Tequila is the national beverage of Mexico. The Toltex Indians discovered tequila as a drink made from the agave plant more than 200 years ago in the town now know as Tequila, Mexico.
Tequila has been the drink of choice among Mexican tourists for years. But Mezcal is catching up due to its’ unique ‘smokey’ flavor. Connoisseurs talk about their favorites tequilas and mezcals the same as Europeans talk about their favorite Scotch or bourbon.
The agave plant
Both Tequila and Mezcal are made from agave, a succulent plant. You may see some varieties in gardens in North America – Maybe even here at TAO.
Most agaves consist of rosettes of thick, hard, rigid but succulent leaves often with marginal teeth and usually with a lethally sharp terminal spine. Agaves are pollinated by bats. If you cut into an agave, the sap is often poisonous and can cause severe skin irritation.
The flowers of the agave are perfect, both male and female. Agaves are monocarpic, meaning they die after flowering. Agave americana, the most common agave in the Southwest,US has the common name “century plant” because it supposedly takes a century to bloom. If you pamper it it can flower in 15 to 20 years.
The interior of the leaves contains longitudinal fibres representing the vascular system. These fibres are best know as hemp, used in making clothing and rugs. Carbohydrates are stored in the core or pulp and this is used for fermentation.
Definition of mezcal and tequila
Mezcal refers to any agave-based liquor, of which there are over 30 varieties in Mexico and over 300 world wide. According to spirits writer Chris Tunstall, the most common varieties of agave used for mezcal are tobalá, tobaziche, tepeztate, arroqueño and espadín, which is the most common agave and accounts for up to 90% of mezcal.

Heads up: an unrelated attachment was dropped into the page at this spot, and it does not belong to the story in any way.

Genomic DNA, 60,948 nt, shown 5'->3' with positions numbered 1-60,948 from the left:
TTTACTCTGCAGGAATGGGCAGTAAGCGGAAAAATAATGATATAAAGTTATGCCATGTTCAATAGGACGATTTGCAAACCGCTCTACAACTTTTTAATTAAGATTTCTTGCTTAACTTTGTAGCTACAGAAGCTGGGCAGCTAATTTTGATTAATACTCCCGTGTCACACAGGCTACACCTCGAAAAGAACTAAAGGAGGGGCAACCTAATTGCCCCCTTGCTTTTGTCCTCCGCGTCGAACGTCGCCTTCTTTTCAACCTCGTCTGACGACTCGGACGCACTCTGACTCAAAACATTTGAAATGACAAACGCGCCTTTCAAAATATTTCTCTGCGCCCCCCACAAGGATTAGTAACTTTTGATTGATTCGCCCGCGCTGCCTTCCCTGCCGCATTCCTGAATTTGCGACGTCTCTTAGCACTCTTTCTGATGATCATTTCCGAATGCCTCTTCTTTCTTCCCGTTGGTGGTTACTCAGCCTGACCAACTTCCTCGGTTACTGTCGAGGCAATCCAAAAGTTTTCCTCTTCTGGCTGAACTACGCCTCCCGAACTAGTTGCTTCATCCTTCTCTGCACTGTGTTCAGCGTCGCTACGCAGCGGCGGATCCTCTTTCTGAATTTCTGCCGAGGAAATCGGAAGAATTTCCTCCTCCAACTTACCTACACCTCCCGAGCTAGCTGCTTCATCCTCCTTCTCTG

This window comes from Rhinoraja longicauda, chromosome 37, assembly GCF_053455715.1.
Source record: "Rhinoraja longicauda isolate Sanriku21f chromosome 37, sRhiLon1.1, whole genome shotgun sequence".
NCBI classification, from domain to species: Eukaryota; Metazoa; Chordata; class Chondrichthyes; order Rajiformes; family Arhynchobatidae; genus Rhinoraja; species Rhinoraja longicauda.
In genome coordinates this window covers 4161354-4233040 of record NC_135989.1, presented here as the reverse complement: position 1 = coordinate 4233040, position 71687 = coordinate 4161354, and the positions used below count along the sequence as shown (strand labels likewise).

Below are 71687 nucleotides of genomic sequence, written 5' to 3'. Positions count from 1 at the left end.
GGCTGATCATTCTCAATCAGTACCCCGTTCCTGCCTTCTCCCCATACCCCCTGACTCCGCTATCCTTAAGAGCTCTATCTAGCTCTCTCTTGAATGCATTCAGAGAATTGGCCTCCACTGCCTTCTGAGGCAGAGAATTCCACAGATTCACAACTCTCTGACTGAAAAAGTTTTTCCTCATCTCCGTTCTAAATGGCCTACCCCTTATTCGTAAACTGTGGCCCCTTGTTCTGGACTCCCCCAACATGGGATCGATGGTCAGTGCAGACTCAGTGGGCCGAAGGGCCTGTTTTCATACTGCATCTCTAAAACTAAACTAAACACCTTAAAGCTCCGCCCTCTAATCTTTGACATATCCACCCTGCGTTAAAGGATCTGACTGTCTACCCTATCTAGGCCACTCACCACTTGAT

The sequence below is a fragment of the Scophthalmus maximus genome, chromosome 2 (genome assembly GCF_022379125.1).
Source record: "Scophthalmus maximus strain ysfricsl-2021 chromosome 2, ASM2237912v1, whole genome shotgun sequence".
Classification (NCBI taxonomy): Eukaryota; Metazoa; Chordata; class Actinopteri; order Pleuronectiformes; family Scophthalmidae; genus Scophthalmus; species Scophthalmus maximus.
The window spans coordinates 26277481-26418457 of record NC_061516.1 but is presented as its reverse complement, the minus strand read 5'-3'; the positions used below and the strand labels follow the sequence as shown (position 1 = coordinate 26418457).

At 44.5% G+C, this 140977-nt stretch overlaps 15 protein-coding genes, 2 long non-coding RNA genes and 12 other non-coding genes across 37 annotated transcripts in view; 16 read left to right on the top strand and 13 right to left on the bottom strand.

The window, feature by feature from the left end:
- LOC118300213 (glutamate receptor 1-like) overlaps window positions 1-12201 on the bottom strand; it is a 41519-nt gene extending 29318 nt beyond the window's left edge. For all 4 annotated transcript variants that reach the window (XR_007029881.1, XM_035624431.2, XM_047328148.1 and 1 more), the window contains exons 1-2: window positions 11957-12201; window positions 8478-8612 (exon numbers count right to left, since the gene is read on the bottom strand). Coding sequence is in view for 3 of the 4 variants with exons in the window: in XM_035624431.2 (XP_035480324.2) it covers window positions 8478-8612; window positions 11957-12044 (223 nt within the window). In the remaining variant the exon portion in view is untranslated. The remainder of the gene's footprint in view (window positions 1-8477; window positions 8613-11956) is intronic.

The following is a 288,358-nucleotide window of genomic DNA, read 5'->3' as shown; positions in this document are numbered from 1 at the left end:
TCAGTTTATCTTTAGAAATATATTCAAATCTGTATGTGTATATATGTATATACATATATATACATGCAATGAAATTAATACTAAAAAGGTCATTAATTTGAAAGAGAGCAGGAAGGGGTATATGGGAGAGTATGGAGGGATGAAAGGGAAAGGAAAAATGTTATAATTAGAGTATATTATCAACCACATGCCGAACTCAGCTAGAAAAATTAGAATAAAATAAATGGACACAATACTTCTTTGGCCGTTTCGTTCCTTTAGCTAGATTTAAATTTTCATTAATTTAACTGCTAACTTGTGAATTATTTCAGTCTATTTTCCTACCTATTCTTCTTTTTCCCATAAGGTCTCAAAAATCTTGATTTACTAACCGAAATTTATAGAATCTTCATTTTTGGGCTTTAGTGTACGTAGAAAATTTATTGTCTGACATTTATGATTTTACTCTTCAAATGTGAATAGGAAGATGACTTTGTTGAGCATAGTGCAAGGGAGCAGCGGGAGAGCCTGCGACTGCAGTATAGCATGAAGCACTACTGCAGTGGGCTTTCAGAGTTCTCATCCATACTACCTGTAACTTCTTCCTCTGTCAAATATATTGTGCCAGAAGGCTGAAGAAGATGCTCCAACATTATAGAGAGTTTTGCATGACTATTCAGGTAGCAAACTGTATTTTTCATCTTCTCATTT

Only if made from the Blue Agave grown around Tequila, Mexico can the distillate be called Tequila.
Where is agave grown?
According to spirits writer John McEvoy, mezcal is produced in nine different areas of Mexico. They include include Durango, Guanajuato, Guerrero, San Luis Potosi, Tamaulipas, Zacatecas, Michoacán, Puebla and Oaxaca, which is where upwards of 85 percent of all mezcal is made.
Tequila is made only from blue agave (agave tequilana) and is produced in five places: Michoacán, Guanajuato, Nayarit, Tamaulipas and Jalisco, which is where the actual town of Tequila is located. The featured picture shows a man harvesting blue agave.
Different distillation processes.
Traditionally, the agave plant leaves are scraped to remove the pulp or “piña”.
For tequila the piña or pulp is steamed in ovens and then distilled in 2 – 3 times in copper pots.
For Mezcal the piña the is cooked in earthen pots with lava rocks, wood and charcoal then distilled in clay pots. Thus the smokiness commonly associated with mescal.
Check the label
Once distilled, both tequila and mescal are aged inside oak barrels. The aging categories are different.
Tequila comes in three varieties: blanco (silver or plato/0-2 months), reposado (2-12 months) and anejo (1-3 years).
Mezcal is also grouped into three categories by age, including joven (blanco or abacado/0-2 months), reposado (2-12 months) and anejo (at least one year).
How do I Order tequila or mezcal?
Ordering tequila and mezcal can be quite complicated because you can order by a combination or region and the aging process.
Next time you are in a bar or liquor store check out the different labels. Try one of each until you get the flavor you like. Now you are a connoisseur of tequila and mezcal.
Adapted from an article by Max Bonem.
Thanks to Larry Lawrence, owner of the website Riviera Maya Restaurants for passing along the article.